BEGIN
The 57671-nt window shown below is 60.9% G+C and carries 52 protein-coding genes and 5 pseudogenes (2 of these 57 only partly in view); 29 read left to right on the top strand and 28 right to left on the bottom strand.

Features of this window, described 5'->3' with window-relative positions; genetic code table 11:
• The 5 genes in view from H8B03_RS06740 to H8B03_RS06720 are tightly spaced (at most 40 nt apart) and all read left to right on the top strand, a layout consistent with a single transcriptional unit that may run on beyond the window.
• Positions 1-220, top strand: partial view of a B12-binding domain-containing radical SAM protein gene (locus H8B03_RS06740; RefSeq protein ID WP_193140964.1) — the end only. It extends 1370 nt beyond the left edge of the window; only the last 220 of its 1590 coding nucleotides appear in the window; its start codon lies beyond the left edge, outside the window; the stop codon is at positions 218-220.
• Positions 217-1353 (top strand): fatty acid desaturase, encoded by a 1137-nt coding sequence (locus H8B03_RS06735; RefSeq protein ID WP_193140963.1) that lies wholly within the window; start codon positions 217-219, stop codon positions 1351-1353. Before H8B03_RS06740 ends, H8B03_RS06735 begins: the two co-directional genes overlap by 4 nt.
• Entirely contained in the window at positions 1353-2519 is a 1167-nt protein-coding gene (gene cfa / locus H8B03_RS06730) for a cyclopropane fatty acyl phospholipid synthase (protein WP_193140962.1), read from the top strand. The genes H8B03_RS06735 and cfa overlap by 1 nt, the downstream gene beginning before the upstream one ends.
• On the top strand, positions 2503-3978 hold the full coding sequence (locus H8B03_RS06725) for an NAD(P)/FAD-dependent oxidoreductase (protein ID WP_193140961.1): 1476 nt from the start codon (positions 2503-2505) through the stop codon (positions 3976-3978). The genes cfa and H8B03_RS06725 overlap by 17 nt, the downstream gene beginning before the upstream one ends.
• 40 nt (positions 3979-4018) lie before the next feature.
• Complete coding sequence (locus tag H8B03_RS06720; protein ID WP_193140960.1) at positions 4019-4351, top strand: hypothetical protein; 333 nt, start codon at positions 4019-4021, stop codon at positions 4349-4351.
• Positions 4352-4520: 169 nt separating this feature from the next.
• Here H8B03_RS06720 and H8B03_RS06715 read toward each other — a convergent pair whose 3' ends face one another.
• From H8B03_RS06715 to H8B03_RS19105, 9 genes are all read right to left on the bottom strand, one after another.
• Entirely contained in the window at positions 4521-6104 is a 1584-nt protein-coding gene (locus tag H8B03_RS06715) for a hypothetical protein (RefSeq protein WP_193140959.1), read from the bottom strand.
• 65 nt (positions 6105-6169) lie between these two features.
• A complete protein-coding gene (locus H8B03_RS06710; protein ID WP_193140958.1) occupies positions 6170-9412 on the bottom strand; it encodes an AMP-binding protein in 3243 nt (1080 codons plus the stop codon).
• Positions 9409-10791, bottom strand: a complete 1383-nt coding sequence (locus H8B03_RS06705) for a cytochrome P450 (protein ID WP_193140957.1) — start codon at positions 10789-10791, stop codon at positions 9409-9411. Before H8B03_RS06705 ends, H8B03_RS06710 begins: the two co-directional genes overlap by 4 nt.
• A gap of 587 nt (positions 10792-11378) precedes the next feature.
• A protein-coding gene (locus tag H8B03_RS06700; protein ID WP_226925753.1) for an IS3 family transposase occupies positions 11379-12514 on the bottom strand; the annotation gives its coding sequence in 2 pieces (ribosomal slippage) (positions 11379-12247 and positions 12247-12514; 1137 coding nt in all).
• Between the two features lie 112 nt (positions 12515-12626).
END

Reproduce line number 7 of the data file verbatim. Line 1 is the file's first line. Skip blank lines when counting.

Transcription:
• On the top strand, positions 2503-3978 hold the full coding sequence (locus H8B03_RS06725) for an NAD(P)/FAD-dependent oxidoreductase (protein ID WP_193140961.1): 1476 nt from the start codon (positions 2503-2505) through the stop codon (positions 3976-3978). The genes cfa and H8B03_RS06725 overlap by 17 nt, the downstream gene beginning before the upstream one ends.